How to set up a webhook to receive SMS from devices and send a SMS response

Some devices are programmed to send SMS. Onomondo's network is set up to secure SMS channels by only providing SMS access through the Platform or API. To use SMS you will need to use Webhooks to catch SMS when you are not on the platform.

Before you start

You will need to find a 3rd party app connection service or build your own HTTPs server endpoint to connect the webhook event sent by Onomondo to the specific notification service you want to use. Some common app connection services are:

The example in this article will look at automating a response when a device sends an SMS. We have seen previous examples of devices sending SMS to configure APN settings. We will use this example and set the service to respond to the same number as provided when the SMS is received without reprogamming the device.

This example uses Integromat. It has a free version that includes the webhook service and gives you more options on how to present the notification in the service of your choice. 

Before starting, it will also be good to understand the basics of using SMS through the Onomondo Network:


  1. Setting up for the test
  2. Setting up Integromat
  3. Creating a Webhook on Onomondo
  4. First test of Webhook on Integromat
  5. Creating a JSON object for the SMS response
  6. Sending the SMS using Onomondo's API
  7. Test sending the SMS response
  8. Adding extra logic to the Scenario
  9. Turning on the Scenario

Setting up for the test

A simple way to set up the test is using the SMS feature on a mobile phone using one of our SIMs. Once the automation is set up you can test and configure further using your actual devices.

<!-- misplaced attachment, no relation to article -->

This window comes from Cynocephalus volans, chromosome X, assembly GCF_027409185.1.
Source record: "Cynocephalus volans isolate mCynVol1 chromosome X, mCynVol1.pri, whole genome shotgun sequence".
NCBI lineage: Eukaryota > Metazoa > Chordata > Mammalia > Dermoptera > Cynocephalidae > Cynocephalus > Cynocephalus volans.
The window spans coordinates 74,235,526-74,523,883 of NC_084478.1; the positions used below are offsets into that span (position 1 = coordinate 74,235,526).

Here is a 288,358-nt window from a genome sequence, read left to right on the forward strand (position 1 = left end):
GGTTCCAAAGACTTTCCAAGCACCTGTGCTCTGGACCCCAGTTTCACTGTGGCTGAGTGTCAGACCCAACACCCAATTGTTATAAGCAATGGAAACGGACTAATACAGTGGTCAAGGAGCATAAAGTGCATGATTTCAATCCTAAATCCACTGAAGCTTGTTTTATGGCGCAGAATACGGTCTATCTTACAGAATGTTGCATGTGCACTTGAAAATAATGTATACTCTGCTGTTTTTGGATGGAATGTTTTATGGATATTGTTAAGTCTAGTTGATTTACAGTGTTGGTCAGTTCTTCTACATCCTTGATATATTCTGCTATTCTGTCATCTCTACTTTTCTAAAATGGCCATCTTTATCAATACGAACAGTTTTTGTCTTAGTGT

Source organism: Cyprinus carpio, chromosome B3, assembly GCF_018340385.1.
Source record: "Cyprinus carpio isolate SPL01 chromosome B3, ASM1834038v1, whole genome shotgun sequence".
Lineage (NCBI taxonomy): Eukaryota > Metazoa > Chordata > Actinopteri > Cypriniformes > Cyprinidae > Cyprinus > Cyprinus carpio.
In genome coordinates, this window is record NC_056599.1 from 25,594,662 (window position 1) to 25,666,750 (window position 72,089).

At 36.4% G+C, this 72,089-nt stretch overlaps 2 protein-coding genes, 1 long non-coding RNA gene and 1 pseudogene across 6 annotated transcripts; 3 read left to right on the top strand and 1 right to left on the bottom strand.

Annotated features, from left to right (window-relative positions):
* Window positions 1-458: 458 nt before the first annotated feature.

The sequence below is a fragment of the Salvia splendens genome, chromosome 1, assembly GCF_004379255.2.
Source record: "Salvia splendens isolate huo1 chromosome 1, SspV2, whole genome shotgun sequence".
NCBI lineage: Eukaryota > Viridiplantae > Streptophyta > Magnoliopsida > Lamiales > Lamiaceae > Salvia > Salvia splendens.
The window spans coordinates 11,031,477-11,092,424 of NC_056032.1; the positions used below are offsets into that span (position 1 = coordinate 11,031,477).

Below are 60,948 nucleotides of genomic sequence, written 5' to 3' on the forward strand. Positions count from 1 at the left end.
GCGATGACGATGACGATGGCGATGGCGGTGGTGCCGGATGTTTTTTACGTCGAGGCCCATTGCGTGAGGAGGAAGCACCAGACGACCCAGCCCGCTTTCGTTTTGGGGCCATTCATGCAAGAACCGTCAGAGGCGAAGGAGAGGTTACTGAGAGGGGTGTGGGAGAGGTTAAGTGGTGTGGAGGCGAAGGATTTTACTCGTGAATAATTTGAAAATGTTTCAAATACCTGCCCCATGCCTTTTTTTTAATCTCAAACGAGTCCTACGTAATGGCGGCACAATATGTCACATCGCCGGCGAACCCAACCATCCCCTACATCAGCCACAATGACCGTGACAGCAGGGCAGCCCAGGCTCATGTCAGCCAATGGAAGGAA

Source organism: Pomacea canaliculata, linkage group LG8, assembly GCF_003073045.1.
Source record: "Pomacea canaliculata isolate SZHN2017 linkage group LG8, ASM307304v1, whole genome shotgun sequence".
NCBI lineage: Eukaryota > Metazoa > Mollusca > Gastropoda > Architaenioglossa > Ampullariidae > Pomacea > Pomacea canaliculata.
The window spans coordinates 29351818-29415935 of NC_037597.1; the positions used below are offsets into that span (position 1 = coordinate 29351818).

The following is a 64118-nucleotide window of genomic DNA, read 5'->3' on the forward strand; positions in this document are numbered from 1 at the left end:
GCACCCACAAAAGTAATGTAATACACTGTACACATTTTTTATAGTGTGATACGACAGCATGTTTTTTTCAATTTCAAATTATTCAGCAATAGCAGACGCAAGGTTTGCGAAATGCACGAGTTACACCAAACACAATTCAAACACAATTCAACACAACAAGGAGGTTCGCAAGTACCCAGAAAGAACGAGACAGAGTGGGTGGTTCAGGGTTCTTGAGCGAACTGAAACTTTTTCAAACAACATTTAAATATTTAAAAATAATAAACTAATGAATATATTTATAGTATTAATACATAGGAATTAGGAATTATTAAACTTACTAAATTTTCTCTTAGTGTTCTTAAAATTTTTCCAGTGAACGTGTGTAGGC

What phone number to use? We suggest using an number with an international prefix. This is how we will receive the SMS in our SMS server and how it looks in the webhook event.

If your device is sending an SMS to a specific phone number/service, you can use that in the test as a good example on how our Webhook operates.

It is a good idea to also add a Tag to the SIM you are testing. During development it is helpful to limit the SMS events being sent from the webhook to your test device. In production Tags can also be used to have different end points/webhooks for different products/customers allowing you to customize your setup.

In this example the SIM will use a Tag we have created called "GlobalTrackerUnit".

Setting up Integromat

There is a little initial set up required. Once you have created a user for Integromat, create a new Scenario and click on the initial module and select "Webhooks".

You will need to select the Add button to create a new Webhook and give it a name. In the example we use "smsFromDevice". 

Afterwards, you can copy the url of the newly generated endpoint. You will need it when you create your Onomondo Webhook.


Creating a Webhook on Onomondo

Once you have the url of the webhook go to the Webhooks page on the platform and click the "New webhook" button.

Webhooks is a management feature and can only be created by Admin or Owner user types.

Give the webhook a name and paste the url of the Integromat (or other third party app). In the example we also restrict the Webhook only to send events related to the Tag "GlobalTrackerUnit".

This Webhook only needs to send one kind of event. Deselect all events except for "SMS" and then click the "Create Webhook" button at the bottom right of the page.

Make sure you pick SMS and not "SMS Usage". Only the first one will provide the SMS being sent from the device.


First test of Webhook on Integromat